437-454 64

In 2018, the Presidents of Azerbaijan, Iran, Kazakhstan, Russia and Turkmenistan signed the Convention on the Legal Status of the Caspian Sea (the Aktau Convention). Despite this, some specific issues related to the straight baseline, remain unresolved. The result is that Iran has yet to ratify the Convention subject to negotiations concerning a separate agreement in the future. Since 2018, the signatories to the Aktau Convention have not reached an agreement in the course of negotiations on a separate agreement. The main question raised in the article is why Iran ha s not ratified the Aktau Convention yet. The paper shows that the authorization of the convention under Para. 4 Art. 1, the specific shape of Iran’s coastline, and the lack of agreement in the negotiations related to the special agreement prevented Iran from ratifying the Convention. The paper finally concludes that the border delimitation considered by Iran differs from the border delimitation agreed on by the four other states, namely Russia, Kazakhstan, Azerbaijan and Turkmenistan, and it is only when the straight baseline is established with respect to Iran’s will and model that Iran will complete the ratification process.

455-471 82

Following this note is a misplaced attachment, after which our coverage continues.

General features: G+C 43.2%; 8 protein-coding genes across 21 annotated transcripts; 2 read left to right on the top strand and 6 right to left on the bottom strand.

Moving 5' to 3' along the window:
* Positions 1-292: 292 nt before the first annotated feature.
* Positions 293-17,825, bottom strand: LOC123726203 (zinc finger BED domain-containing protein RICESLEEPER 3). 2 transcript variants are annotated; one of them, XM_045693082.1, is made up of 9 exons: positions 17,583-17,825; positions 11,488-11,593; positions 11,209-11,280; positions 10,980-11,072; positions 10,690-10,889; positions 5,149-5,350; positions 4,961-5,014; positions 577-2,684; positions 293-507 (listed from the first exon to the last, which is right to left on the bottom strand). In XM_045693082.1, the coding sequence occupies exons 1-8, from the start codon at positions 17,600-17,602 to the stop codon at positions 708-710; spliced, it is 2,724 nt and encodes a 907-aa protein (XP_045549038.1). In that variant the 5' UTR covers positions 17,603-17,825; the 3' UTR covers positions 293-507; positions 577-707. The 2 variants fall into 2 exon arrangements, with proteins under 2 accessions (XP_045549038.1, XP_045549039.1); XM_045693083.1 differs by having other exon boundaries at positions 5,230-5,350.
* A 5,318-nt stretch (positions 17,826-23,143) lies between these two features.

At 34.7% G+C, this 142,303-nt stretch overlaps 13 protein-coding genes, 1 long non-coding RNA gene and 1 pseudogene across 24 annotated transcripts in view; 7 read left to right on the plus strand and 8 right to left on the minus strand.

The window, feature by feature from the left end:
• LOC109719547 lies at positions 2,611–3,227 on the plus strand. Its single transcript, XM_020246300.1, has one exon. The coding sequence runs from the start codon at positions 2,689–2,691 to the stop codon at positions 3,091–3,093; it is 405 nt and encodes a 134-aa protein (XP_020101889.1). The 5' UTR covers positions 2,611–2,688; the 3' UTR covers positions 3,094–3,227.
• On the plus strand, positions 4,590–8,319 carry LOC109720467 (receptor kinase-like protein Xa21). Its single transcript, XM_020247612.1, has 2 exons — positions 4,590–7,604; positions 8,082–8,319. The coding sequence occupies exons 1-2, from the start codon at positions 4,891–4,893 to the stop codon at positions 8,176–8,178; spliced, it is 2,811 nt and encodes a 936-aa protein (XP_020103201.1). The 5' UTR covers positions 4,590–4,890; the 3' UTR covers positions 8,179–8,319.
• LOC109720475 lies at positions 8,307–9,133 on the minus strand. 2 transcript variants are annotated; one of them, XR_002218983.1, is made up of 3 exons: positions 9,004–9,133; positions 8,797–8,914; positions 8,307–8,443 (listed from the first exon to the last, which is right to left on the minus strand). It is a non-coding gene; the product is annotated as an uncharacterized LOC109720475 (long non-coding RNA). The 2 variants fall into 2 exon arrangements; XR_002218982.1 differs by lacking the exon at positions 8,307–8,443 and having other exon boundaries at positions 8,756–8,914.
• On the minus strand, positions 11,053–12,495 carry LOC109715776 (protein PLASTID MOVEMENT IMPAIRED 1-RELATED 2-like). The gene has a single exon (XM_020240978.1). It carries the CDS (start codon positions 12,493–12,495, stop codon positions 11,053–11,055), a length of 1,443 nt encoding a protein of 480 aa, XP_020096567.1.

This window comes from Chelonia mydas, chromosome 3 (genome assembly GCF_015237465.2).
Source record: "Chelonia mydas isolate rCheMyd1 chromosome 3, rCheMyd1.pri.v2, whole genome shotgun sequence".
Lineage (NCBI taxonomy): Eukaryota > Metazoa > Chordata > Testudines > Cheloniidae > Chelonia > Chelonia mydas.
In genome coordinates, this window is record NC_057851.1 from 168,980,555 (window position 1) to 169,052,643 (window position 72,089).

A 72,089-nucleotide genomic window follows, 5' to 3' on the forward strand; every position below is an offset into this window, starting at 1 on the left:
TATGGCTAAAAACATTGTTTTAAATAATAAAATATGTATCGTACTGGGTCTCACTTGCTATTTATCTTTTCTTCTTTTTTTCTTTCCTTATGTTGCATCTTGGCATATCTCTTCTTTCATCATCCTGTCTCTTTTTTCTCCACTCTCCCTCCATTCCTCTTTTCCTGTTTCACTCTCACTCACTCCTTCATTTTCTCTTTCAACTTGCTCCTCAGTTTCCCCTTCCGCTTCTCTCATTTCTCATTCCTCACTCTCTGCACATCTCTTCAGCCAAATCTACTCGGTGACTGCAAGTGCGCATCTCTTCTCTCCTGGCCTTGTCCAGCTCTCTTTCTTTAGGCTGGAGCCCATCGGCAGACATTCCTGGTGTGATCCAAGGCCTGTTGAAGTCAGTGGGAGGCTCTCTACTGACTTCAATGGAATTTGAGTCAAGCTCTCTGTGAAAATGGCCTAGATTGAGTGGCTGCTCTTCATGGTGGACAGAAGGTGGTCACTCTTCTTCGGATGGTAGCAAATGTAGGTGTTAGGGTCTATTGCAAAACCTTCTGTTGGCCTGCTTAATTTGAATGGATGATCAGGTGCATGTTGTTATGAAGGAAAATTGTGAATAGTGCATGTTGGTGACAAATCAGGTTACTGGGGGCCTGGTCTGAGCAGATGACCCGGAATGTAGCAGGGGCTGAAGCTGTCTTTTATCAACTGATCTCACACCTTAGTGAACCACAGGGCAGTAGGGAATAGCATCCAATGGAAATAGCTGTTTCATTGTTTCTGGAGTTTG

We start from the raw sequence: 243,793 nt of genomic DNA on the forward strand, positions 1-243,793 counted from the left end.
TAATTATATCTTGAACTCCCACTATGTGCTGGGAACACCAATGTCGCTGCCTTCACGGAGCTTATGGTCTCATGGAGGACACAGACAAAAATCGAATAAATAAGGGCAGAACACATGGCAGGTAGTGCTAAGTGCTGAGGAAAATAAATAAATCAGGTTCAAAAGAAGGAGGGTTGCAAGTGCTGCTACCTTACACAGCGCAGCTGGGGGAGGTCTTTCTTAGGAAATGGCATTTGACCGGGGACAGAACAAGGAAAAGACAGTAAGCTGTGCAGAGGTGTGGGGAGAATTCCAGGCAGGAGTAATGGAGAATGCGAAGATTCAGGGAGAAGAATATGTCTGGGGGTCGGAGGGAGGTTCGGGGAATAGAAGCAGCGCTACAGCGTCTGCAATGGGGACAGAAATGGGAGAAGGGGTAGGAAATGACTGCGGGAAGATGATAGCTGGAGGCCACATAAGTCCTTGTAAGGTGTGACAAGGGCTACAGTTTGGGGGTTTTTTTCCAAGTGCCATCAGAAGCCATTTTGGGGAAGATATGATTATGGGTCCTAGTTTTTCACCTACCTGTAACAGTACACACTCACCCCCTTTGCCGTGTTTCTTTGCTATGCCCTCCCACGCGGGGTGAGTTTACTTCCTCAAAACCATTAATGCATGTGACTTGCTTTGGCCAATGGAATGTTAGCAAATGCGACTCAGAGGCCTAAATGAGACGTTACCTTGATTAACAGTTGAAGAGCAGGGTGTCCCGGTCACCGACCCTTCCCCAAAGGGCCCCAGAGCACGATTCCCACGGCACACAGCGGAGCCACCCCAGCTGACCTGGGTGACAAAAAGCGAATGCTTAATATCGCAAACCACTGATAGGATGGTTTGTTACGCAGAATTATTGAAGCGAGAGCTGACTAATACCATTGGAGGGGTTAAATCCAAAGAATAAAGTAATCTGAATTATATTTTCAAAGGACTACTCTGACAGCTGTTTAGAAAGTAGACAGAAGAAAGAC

The article is devoted to topical issues related to ensuring peace, security and cooperation among the states of the Central Asian region. It pays great importance to international law as the most important means of implementing the foreign policy of the states of the region and as the basis for maintaining the modern world order. It considers such areas of the international legal policy of the Republic of Tajikistan at the present stage as the protection of the state independence and national security of Tajikistan at the international level; development of trusting relations, friendship and cooperation with all countries of the world, especially with the countries of Central Asia on the basis of mutual interests; protection of the rights and freedoms of citizens of Tajikistan abroad; combating terrorism, extremism and crime in general; cooperation in solving global environmental, water and climate problems; cooperation in the field of labor migration, taking into account the protection of the rights of Tajik migrants in foreign countries; cooperation in order to preserve the identity, national identity and self-knowledge of the Tajik people. The detailed consideration of main directions makes a unique contribution to the understanding of the international legal policy of the Republic of Tajikistan at the present stage.